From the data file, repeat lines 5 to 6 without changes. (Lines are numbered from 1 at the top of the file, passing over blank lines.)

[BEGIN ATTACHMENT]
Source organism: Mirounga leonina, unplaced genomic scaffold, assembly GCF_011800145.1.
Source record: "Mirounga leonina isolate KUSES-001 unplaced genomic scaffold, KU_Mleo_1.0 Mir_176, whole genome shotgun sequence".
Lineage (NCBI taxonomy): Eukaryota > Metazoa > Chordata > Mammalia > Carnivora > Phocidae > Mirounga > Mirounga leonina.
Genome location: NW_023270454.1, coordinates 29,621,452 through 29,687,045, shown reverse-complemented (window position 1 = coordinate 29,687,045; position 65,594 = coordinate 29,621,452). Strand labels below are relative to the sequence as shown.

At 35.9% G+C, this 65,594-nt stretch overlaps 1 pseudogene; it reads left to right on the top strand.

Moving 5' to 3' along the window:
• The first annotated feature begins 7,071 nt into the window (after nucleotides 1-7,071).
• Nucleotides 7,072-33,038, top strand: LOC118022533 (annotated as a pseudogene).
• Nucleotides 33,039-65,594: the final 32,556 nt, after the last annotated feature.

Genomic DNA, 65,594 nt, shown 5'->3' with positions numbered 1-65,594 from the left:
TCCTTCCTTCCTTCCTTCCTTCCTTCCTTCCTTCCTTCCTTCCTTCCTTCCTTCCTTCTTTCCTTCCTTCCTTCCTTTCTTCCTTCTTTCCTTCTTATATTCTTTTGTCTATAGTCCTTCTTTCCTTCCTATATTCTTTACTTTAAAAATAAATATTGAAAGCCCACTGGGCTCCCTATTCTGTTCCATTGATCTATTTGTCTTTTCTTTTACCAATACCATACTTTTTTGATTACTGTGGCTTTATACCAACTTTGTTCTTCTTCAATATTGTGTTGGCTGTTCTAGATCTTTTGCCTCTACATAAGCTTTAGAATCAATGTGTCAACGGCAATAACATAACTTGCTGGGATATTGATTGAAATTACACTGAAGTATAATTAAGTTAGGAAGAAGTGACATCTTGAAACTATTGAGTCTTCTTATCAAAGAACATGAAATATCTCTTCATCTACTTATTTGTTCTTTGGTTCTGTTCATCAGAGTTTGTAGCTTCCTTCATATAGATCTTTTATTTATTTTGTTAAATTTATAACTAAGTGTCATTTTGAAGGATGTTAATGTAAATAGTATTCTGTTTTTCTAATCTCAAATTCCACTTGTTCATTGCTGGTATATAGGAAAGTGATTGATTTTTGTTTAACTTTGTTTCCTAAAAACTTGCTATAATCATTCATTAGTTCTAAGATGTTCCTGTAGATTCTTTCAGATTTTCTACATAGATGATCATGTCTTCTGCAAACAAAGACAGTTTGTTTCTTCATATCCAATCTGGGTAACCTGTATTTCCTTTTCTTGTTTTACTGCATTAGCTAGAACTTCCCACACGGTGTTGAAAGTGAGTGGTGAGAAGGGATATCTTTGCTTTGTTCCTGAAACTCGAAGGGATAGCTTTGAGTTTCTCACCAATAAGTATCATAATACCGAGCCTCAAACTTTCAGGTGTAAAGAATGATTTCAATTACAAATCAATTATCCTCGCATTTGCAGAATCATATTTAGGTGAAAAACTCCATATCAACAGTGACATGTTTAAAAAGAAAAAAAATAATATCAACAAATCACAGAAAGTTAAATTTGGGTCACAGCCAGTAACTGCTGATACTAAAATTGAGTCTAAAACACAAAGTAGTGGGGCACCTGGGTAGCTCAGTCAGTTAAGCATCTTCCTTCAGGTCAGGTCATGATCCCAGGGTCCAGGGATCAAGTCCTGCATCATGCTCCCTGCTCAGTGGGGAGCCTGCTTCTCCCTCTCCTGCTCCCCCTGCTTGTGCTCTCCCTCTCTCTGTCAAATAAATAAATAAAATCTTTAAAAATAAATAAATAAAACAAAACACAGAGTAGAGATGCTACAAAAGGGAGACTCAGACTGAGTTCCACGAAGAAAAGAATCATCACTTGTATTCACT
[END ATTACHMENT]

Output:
At 35.9% G+C, this 65,594-nt stretch overlaps 1 pseudogene; it reads left to right on the top strand.

Moving 5' to 3' along the window: